It’s safe to say that this Music On Screen podcast wouldn't exist if not for DA Pennebaker. I’m not even sure if music documentaries or the “rockumentary”, at least as we know the genre today, would exist if not for DA’s towering yet understated influence. Thankfully it does, and even all these years after its creation, films like Dont Look Back and Monterey Pop, both of which have recently turned 50 years old, remain at the very top of the heap.
There are countless rockumentaries of superb quality, of course, all cherishable for a variety of reasons - the compellingness of subject, the approach to filming that subject, etc. - but I can honestly say I haven’t seen any of them as many times as I’ve seen Dont Look Back, Eat The Document, Monterey Pop, and Ziggy Stardust and the Spiders From Mars, all of which were shot and edited by Pennebaker and friends. I can think of many music films that I’ve seen almost as many times - some that come to mind are Dig!, The Last Waltz, The Harder They Come, Stop Making Sense… - but there are qualities to Pennebaker’s early entries into the genre that are so magical in how they capture what they capture, that will make his films live on in a fashion similar to how we today regard the early field recordings of Alan Lomax, in terms of the importance and beauty of their posterity.
1967 is perhaps the single most important year for the genre and certainly for the career of Mr. DA Pennebaker - known to his friends as ‘Penny’ - for two pivotal reasons: firstly, beginning with a limited San Francisco booking, May saw the initial theatrical release of one of my desert-island favorite films, Dont Look Back and secondly, 50 years ago today, Pennebaker was dealing with the footage he’d just shot at the Monterey Pop Festival. The vérité Dylan documentary, which Pennebaker shot in Spring 65 throughout the U.K. wouldn’t take New York’s 34th Street East Theater by storm until September ‘67, so ‘Penny’, as I hope he won’t mind me referring to him, was still basically as unknown when he was approached to take on the filming of the first Monterey Pop Festival, as he was when Dylan’s manager, Albert Grossman, first walked into his office with the offer of following Dylan on his upcoming tour.
Back in 65, Grossman was intrigued by his newly engineered sync sound cameras, which Pennebaker and his direct-cinema colleague, Richard Leacock had been developing for a few years. This new DIY equipment made the typically burdensome big production aspect of filmmaking feasible to achieve in run and gun scenarios and, with it, the first home movie making machine was created. That this resulted in incredibly intimate footage of the 60’s most enigmatic songwriter/poet/performer is one of the many miracles that made Dont Look Back the unlikely product that no one saw coming - including those directly involved in the production.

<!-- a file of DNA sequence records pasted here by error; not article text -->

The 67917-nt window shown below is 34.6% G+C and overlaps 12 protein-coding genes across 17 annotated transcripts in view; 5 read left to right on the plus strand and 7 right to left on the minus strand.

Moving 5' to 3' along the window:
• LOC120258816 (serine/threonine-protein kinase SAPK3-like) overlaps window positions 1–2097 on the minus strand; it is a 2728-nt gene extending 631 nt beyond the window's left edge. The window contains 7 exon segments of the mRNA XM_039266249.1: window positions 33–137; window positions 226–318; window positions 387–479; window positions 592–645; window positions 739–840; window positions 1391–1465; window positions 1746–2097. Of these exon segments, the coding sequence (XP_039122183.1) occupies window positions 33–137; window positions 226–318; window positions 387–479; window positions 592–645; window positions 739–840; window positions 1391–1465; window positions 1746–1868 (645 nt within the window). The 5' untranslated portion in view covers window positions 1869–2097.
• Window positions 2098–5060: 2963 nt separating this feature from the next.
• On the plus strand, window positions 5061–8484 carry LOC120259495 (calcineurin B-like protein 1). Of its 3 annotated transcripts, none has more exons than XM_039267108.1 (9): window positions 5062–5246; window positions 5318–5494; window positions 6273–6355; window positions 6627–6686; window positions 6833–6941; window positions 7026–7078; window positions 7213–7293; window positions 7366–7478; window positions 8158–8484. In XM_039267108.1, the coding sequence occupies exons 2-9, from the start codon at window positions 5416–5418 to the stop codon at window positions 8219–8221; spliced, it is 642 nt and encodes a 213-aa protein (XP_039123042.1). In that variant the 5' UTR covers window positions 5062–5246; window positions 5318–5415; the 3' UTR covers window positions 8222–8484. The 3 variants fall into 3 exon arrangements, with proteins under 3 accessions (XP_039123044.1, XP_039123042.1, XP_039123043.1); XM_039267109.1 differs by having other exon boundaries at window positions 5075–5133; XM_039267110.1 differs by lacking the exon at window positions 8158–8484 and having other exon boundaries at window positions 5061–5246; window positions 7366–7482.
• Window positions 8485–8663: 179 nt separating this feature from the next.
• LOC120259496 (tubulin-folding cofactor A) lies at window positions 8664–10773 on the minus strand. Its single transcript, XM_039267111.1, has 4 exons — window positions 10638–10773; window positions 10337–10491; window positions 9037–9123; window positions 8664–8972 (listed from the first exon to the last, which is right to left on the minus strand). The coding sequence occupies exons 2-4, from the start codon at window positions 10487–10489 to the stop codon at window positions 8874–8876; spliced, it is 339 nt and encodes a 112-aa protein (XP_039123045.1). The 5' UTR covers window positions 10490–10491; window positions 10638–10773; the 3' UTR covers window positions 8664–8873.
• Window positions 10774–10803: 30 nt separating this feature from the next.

Though I bet I could write a pretty solid book about Dont Look Back (if only someone would ask me to), despite its own 50th anniversary, the film of the hour is Monterey Pop, which actually occurred 50 years ago this past weekend, kicking off San Francisco’s utopic Summer of Love. If I were alive 50 years ago in my approximate current incarnation, today I would be still be reeling from having just left Monterey, CA with a head and heart full of heaviness. I’d probably be heading to San Francisco to keep the energy alive for as long as such a rich cultural force is capable of sustaining itself. I would not be on Facebook right now, browsing the experiences of other Monterey attendees through images taken at the expense of actual presence. It’s hard to even fathom an audience of today sitting through a three hour plus Ravi Shankar performance without a large portion of people texting with a mental foot out the door. I would have to wait until the film’s 1968 release to be able to see moving images from this special weekend, skillfully selected to convey the dense experience of three action packed days of explosive, groundbreaking music.